EconPapers    
Economics at your fingertips  
 

Are the New British Universities Congested?

Tony Flegg () and David Allen
Additional contact information
Tony Flegg: School of Economics, University of the West of England
David Allen: School of Economics, University of the West of England

No 610, Working Papers from Department of Accounting, Economics and Finance, Bristol Business School, University of the West of England, Bristol

Abstract: This paper uses data envelopment analysis (DEA) to examine the issue of congestion in British universities. The focus of the paper is on 41 former polytechnics that became universities in 1992, and the analysis covers the period 1995/6 to 2003/4. These new universities differ from the older universities in many ways, especially in terms of their far higher student : staff ratios and substantially lower research funding per member of staff. The primary aim of the paper is to examine whether this under-resourcing of the new universities has led to ‘congestion’, in the sense that their output has been reduced as a result of having too many students. Three alternative methods of measuring congestion are examined and, to check the sensitivity of the results to different specifications, three alternative DEA models are formulated. The results reveal that a substantial amount of congestion was present throughout the period under review, and in a wide range of universities, but whether it rose or fell is uncertain, as this depends on which congestion model is used. The results indicate that an overabundance of undergraduate students was the largest single cause of congestion in the former polytechnics during the period under review. Less plausibly, the results also suggest that academic overstaffing was a major cause of congestion! By contrast, postgraduates and ‘other expenditure’ are found to play a noticeably smaller role in generating congestion.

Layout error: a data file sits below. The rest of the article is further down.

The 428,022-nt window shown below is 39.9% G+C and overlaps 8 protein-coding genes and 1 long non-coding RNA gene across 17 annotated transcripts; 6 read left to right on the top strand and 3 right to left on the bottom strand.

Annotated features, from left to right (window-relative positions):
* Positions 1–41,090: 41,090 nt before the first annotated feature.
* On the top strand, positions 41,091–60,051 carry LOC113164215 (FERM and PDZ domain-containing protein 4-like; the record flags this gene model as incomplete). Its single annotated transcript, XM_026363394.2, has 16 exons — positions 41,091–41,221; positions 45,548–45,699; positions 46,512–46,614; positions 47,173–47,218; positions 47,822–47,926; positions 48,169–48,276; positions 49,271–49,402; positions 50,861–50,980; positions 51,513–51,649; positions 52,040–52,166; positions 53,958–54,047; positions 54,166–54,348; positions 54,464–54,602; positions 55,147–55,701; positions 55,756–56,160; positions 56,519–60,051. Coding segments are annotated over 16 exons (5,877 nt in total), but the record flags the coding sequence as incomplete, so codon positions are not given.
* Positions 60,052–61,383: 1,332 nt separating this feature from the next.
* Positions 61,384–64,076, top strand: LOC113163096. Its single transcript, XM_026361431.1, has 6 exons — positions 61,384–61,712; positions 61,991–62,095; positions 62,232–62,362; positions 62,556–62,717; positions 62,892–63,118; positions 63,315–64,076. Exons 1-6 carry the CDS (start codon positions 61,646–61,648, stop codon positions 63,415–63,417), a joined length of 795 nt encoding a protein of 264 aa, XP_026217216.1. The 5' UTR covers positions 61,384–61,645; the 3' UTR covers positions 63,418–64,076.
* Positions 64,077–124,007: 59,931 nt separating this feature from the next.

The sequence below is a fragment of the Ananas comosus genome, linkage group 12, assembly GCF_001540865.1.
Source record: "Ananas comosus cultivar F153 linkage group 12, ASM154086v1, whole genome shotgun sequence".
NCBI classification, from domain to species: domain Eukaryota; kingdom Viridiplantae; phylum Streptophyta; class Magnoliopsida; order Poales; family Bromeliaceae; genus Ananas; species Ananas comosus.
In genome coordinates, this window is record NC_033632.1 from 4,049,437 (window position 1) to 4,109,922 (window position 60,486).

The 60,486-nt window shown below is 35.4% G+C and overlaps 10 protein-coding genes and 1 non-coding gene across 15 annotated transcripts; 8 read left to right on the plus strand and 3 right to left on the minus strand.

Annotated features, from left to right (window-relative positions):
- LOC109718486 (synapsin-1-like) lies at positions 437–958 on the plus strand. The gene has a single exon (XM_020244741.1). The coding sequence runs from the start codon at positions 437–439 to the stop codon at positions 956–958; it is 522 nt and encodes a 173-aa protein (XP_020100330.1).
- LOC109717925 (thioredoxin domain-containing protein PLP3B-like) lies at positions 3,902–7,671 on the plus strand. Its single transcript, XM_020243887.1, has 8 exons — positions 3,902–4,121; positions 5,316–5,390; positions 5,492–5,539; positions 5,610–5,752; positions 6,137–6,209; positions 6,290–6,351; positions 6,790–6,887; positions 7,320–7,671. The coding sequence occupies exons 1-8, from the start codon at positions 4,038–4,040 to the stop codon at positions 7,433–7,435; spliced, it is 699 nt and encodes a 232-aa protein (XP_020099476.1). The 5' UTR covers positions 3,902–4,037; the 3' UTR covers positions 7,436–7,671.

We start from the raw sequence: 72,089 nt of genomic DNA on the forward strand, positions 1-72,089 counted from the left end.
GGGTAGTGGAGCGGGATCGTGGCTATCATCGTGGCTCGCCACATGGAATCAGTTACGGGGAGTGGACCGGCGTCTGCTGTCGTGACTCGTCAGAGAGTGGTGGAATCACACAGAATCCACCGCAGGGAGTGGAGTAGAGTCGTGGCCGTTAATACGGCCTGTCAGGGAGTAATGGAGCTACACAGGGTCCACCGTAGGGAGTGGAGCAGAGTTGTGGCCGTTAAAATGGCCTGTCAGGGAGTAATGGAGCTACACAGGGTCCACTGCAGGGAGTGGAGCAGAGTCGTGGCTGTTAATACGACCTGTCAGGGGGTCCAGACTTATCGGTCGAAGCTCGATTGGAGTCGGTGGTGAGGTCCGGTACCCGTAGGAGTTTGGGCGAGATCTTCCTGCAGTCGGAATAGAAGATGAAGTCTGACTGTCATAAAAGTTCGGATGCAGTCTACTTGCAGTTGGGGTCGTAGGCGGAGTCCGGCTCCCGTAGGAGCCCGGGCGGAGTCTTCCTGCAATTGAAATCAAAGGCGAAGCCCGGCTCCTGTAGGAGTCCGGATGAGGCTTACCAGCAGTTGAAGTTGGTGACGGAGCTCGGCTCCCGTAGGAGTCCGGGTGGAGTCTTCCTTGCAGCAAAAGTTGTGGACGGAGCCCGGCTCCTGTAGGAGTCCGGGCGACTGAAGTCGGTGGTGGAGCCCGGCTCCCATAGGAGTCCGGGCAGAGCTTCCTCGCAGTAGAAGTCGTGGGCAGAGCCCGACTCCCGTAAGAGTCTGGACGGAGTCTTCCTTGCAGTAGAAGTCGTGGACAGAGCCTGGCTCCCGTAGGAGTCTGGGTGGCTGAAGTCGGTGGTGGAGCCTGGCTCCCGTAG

Keywords: British New Universities; congestion (search for similar items in EconPapers)
Pages: 51 pages
Date: 2006-09
New Economics Papers: this item is included in nep-edu and nep-sog
References: View references in EconPapers View complete reference list from CitEc
Citations: View citations in EconPapers (2)

Downloads: (external link)
http://carecon.org.uk/DPs/0610.pdf First version, 2006 (application/pdf)

Related works:
This item may be available elsewhere in EconPapers: Search for items with the same title.

Export reference: BibTeX RIS (EndNote, ProCite, RefMan) HTML/Text

Persistent link: https://EconPapers.repec.org/RePEc:uwe:wpaper:0610

Access Statistics for this paper

More papers in Working Papers from Department of Accounting, Economics and Finance, Bristol Business School, University of the West of England, Bristol Contact information at EDIRC.
Bibliographic data for series maintained by Jo Michell ().

 
Page updated 2024-05-10
Handle: RePEc:uwe:wpaper:0610